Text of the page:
Transit dose of an Ir-192 high dose rate brachytherapy stepping stone

Wong, T, Fernando, W, Johnston, P and Bubb, I 2001, 'Transit dose of an Ir-192 high dose rate brachytherapy stepping stone', Physics in Medicine and Biology, vol. 46, pp. 323-331.

Document type: Journal Article
Collection: Journal Articles

Title Transit dose of an Ir-192 high dose rate brachytherapy stepping stone
Author(s) Wong, T
Fernando, W
Johnston, P
Bubb, I
Year 2001
Journal name Physics in Medicine and Biology
Volume number 46
Start page 323
End page 331
Total pages 8
Publisher IOP Publishing
Abstract Clinical dosimetry for high dose rate (HDR) brachytherapy with a single stepping source generally neglects the transit dose. This study investigates the effects of the transit dose in the target volume of an HDR brachytherapy stepping source. A video method was used to analyse the entrance, exit and the interdwell transit speed of the source for different path lengths and step sizes ranging from 2.5 mm to 995 mm. The transit speed was found to vary with the step size and path length. For the travelled distances of 2.5, 5.0, 10.0, 230 and 995 mm, the average transit speeds were 54, 72, 233, 385 and 467 mm s-1 respectively. The results also show that the manufacturer has attempted to compensate for the effects of interdwell transit dose by reducing the actual dwell time of the source. A well-type chamber was used to determine the dose differences between two sets of measurements, one being the stationary dose only and the other being the sum of stationary and transit doses. Single catheters of active lengths of 20 and 40 mm, different dwell times of 0.5, 1, 2 and 5 s and different step sizes of 2.5, 5 and 10mmwere used in the measurements with the well-type chamber. Most of the measured dose differences between stationary and stationary plus interdwell sourcemovement were within 2%. The additional dose due to the source transit can be as high as 24.9% for the case of 0.5 s dwell time, 10 mm step size and 20 mm active length. The dose difference is mainly due to the entrance and exit source movement but not the interdwell movement.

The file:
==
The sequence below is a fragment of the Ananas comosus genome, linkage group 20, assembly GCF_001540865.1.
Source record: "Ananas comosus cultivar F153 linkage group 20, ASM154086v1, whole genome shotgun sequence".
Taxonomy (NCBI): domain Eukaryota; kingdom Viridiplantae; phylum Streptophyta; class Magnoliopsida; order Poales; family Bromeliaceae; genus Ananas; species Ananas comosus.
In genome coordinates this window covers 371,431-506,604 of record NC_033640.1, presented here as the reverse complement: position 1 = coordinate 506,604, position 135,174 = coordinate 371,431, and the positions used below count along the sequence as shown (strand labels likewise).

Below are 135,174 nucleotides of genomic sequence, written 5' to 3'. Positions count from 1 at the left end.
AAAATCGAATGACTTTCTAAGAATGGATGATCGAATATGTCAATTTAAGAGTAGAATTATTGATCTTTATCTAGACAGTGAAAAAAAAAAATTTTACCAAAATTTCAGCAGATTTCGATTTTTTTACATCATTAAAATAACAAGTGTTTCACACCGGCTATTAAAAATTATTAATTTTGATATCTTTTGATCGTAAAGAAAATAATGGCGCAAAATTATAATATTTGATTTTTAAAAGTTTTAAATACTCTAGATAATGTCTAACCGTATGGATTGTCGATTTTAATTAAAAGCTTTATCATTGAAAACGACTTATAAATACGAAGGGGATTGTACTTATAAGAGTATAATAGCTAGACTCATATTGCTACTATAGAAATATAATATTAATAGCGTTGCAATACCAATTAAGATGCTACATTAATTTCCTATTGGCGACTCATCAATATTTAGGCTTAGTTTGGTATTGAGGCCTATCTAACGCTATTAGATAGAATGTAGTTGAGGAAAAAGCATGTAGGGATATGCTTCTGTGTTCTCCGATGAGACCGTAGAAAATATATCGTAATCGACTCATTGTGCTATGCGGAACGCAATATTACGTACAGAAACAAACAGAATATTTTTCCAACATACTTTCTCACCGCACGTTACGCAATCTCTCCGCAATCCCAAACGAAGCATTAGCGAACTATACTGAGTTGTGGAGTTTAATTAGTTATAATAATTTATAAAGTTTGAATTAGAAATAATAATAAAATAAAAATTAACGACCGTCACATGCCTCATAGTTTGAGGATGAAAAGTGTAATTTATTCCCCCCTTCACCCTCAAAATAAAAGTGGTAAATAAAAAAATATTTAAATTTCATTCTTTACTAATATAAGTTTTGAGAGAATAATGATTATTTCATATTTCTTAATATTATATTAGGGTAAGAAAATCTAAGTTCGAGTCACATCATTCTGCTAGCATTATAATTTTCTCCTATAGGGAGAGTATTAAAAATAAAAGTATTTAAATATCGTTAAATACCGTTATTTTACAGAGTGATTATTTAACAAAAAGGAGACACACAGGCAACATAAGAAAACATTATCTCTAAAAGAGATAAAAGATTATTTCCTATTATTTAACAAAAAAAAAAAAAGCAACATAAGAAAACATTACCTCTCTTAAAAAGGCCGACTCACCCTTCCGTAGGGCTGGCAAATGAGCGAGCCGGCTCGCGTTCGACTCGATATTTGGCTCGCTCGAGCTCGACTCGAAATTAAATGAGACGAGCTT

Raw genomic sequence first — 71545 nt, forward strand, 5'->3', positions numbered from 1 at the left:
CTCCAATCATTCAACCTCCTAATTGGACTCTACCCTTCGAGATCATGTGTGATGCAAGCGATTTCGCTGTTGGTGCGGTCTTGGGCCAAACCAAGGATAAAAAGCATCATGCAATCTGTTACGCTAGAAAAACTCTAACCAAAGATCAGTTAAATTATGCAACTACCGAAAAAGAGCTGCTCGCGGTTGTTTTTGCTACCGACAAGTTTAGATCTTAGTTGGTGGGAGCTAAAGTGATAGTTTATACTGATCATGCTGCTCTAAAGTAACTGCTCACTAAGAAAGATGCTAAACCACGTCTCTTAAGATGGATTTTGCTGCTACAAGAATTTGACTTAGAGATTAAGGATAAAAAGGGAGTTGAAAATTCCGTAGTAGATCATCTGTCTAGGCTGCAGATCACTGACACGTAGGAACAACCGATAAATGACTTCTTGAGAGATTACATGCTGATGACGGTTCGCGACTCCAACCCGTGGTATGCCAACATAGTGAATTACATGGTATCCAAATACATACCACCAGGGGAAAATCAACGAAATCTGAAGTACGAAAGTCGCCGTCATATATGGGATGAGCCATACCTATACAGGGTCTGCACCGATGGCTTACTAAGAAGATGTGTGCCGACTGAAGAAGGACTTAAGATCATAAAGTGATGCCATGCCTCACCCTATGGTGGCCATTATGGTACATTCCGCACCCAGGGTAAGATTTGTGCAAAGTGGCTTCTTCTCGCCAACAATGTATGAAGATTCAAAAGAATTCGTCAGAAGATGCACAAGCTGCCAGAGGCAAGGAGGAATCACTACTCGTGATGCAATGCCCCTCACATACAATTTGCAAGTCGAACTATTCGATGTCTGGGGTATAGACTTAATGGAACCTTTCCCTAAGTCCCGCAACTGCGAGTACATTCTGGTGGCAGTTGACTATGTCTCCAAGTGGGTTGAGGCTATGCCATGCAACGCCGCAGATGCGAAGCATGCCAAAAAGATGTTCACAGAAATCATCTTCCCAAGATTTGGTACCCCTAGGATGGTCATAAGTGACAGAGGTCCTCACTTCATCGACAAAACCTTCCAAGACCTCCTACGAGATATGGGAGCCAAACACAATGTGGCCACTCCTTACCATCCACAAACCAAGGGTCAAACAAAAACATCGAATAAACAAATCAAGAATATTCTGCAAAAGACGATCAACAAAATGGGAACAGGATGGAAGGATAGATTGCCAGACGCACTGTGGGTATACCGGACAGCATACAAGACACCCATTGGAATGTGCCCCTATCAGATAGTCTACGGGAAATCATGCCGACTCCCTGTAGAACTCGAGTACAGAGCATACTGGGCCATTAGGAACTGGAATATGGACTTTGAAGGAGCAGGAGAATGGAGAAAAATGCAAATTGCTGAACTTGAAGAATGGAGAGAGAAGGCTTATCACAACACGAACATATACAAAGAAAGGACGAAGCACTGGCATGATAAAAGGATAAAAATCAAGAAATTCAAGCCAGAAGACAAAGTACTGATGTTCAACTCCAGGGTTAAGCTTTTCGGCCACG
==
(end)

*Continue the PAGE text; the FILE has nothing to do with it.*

Copyright notice Copyright 2001 IOP Publishing Ltd
ISSN 0031-9155
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